Opinion: Why DACA program needs a permanent replacement

“Give me your tired, your poor, your huddled masses yearning to breathe free.” For centuries, Emma Lazarus’ quote inscribed on the Statue of Liberty has welcomed immigrants into America.

Our country has granted approximately 800,000 so-called “Dreamers” protection under former President Barack Obama’s Deferred Action for Childhood Arrivals (DACA) immigration policy. Enacted via executive order in August of 2012, the program shelters 222,795 young adults in California alone, more than any other state in the nation.

On Sept. 5, Attorney General Jefferson Sessions declared President Donald Trump’s intention to phase out DACA, leaving hundreds of thousands of young immigrants at risk of deportation.

Over subsequent weeks, the Trump administration’s stance on DACA flipped, and there have been conflicting bits of information from Trump and Democratic leaders Nancy Pelosi and Charles Schumer regarding Trump’s willingness to discuss alternate Congressional legal action to create a more permanent solution to protect DACA recipients.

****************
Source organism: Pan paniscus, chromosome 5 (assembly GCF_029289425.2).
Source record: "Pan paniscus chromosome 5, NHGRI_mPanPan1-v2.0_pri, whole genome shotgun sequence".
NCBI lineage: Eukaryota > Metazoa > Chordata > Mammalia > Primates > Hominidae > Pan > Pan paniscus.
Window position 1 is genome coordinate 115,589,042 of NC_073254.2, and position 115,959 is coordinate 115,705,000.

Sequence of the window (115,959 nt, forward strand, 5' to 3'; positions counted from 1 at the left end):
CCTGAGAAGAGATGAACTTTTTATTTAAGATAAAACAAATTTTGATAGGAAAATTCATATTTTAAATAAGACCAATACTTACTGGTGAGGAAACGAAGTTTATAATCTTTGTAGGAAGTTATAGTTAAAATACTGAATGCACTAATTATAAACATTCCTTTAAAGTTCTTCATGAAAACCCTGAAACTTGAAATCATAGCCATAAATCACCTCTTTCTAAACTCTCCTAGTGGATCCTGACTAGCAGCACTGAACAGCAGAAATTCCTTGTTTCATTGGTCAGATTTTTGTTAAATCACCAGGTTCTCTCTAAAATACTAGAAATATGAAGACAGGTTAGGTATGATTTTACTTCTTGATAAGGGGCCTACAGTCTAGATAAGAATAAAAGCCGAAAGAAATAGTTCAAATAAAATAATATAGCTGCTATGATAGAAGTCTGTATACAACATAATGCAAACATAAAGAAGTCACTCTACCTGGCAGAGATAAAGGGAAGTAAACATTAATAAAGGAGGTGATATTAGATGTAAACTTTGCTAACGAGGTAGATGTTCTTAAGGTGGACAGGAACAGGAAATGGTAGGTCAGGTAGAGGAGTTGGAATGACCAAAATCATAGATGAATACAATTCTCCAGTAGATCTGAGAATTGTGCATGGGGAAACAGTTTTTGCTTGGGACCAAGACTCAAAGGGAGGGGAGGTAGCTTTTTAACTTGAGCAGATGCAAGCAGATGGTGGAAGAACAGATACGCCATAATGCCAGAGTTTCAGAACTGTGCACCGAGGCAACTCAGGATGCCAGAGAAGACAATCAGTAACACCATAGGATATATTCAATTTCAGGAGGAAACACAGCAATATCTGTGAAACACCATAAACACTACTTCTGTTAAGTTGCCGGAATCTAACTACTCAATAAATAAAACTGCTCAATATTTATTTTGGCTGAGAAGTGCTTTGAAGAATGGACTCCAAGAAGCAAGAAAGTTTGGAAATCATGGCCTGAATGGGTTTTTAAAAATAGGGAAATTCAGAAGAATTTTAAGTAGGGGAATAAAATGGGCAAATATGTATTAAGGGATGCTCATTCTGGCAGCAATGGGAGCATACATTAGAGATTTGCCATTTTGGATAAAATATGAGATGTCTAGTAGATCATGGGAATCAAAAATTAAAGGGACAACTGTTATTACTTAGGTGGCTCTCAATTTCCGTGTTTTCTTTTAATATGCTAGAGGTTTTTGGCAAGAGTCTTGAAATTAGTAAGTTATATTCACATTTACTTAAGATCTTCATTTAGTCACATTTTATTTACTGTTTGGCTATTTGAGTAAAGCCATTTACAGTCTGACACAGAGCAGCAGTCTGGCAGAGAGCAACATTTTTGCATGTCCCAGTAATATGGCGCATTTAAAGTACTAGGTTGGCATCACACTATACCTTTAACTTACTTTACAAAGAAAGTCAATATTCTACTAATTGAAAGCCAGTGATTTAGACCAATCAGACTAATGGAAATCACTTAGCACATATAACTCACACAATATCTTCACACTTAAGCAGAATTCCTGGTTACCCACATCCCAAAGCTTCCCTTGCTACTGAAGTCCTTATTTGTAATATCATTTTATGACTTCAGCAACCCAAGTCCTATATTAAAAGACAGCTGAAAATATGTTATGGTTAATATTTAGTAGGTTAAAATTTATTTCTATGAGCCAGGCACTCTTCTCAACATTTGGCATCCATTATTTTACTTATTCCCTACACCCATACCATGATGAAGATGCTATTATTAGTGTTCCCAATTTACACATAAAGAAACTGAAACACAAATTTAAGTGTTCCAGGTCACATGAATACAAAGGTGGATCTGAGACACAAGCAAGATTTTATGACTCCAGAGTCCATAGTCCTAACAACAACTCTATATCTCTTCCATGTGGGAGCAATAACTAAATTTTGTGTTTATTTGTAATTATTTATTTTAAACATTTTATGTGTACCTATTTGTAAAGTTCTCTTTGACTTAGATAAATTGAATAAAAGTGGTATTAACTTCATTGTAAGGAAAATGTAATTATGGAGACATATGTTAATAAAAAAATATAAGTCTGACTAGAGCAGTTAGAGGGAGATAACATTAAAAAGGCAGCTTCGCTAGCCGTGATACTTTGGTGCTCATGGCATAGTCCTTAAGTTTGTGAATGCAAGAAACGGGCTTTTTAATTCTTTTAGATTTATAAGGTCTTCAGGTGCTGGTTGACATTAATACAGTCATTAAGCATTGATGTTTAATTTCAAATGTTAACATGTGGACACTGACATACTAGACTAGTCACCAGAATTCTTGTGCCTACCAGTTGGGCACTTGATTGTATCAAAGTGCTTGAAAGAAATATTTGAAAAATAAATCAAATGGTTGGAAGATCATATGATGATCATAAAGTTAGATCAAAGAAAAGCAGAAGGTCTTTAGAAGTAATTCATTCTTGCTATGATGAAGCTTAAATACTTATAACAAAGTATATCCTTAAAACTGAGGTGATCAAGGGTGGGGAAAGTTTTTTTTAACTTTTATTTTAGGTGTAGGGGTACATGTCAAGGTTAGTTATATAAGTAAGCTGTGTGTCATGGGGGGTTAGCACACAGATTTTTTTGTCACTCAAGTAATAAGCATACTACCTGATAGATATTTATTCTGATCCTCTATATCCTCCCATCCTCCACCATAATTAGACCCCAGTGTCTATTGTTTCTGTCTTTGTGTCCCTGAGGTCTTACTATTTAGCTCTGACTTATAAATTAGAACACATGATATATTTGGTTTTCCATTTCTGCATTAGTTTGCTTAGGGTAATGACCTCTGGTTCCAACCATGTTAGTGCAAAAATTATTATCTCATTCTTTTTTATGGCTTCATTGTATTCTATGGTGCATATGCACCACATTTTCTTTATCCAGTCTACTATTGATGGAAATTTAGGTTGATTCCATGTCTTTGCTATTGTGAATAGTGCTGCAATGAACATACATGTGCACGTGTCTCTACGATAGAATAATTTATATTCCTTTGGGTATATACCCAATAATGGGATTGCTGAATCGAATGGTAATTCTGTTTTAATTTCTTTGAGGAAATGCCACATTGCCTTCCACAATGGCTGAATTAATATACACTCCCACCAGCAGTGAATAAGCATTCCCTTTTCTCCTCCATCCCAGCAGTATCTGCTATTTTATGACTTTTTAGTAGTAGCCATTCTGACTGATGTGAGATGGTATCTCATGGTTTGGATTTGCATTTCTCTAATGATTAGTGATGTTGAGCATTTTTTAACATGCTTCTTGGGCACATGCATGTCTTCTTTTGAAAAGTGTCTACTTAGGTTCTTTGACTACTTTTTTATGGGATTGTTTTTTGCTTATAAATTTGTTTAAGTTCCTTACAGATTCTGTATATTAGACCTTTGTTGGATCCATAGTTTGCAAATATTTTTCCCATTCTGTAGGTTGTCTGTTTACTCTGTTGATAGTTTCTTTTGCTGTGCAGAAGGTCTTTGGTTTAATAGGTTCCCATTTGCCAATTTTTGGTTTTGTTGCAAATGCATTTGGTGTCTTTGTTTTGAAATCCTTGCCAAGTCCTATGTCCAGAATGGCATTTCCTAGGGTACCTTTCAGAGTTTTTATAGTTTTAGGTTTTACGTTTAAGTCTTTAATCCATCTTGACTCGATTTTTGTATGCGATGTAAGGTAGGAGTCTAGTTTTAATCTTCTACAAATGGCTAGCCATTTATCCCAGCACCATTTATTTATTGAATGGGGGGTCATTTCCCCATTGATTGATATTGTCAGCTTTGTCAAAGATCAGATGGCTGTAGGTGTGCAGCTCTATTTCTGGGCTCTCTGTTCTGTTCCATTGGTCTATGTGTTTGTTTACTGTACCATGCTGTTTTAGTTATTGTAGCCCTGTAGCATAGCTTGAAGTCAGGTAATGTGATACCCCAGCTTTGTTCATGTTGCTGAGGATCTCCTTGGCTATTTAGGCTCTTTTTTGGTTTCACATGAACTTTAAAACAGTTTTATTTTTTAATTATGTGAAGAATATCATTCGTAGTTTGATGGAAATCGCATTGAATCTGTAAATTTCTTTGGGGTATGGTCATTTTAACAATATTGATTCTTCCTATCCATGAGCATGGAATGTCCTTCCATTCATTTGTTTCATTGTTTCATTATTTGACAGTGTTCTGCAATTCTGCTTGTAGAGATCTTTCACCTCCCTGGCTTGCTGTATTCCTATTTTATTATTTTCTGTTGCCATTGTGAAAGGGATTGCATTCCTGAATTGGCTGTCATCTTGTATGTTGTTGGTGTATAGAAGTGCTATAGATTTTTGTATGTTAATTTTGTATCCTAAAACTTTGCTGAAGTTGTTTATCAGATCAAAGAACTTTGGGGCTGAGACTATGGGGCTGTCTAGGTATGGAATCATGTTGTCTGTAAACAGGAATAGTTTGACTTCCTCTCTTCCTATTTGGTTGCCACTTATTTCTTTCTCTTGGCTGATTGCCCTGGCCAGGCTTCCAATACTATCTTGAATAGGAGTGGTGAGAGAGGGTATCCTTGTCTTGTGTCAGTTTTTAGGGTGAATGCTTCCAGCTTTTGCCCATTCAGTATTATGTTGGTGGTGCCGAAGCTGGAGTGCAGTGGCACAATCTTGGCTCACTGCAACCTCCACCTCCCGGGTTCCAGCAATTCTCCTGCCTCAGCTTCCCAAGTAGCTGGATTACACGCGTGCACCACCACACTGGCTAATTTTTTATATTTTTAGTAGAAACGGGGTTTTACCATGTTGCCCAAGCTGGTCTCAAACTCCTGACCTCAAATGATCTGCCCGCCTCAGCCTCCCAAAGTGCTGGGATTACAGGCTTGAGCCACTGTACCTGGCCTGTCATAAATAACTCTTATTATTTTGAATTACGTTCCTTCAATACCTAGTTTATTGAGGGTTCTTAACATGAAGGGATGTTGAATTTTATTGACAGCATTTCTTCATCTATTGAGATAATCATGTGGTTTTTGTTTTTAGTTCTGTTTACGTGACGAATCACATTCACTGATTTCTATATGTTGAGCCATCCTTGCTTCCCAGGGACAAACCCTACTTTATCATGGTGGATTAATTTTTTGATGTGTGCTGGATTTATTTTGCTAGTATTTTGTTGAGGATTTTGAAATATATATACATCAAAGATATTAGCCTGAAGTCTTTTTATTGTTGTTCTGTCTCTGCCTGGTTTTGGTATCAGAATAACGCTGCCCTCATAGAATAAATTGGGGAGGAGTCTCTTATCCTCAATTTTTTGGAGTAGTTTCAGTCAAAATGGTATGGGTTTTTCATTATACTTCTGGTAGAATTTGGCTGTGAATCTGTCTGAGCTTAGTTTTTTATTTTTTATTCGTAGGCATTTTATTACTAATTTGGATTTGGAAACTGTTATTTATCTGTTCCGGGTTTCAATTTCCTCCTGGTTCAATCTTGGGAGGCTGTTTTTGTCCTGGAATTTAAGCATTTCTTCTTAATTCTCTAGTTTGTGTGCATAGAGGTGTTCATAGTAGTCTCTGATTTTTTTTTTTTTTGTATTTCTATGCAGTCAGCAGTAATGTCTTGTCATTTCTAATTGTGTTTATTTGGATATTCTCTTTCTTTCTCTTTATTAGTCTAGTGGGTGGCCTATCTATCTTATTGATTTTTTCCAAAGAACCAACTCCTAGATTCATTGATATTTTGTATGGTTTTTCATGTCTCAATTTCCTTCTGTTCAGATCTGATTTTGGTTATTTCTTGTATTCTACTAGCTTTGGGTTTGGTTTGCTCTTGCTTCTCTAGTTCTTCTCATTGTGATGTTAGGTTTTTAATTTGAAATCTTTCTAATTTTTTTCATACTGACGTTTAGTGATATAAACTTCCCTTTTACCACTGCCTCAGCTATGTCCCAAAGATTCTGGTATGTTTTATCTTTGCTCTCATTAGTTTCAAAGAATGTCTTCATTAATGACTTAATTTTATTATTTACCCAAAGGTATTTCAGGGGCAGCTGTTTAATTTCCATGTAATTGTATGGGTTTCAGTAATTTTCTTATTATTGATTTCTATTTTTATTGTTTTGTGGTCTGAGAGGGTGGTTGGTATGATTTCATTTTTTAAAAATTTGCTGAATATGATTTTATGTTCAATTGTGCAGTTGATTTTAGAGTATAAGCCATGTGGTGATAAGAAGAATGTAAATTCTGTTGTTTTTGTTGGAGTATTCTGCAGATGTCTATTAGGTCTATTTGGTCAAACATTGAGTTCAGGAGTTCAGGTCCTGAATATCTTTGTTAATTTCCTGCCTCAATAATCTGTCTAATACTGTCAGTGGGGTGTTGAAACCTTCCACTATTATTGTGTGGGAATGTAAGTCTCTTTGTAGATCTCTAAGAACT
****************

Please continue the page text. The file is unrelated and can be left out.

By recklessly dismantling a popular and effective program without suggesting a viable alternative, Trump has targeted young immigrants in a manner that is indefensible and unjust.

Critics claim that the program promotes unfair amnesty for undocumented people. There are many legitimate reasons to want to discourage illegal immigration, but DACA, which specifically deals with children brought to America when they were younger than 16 years old, is different.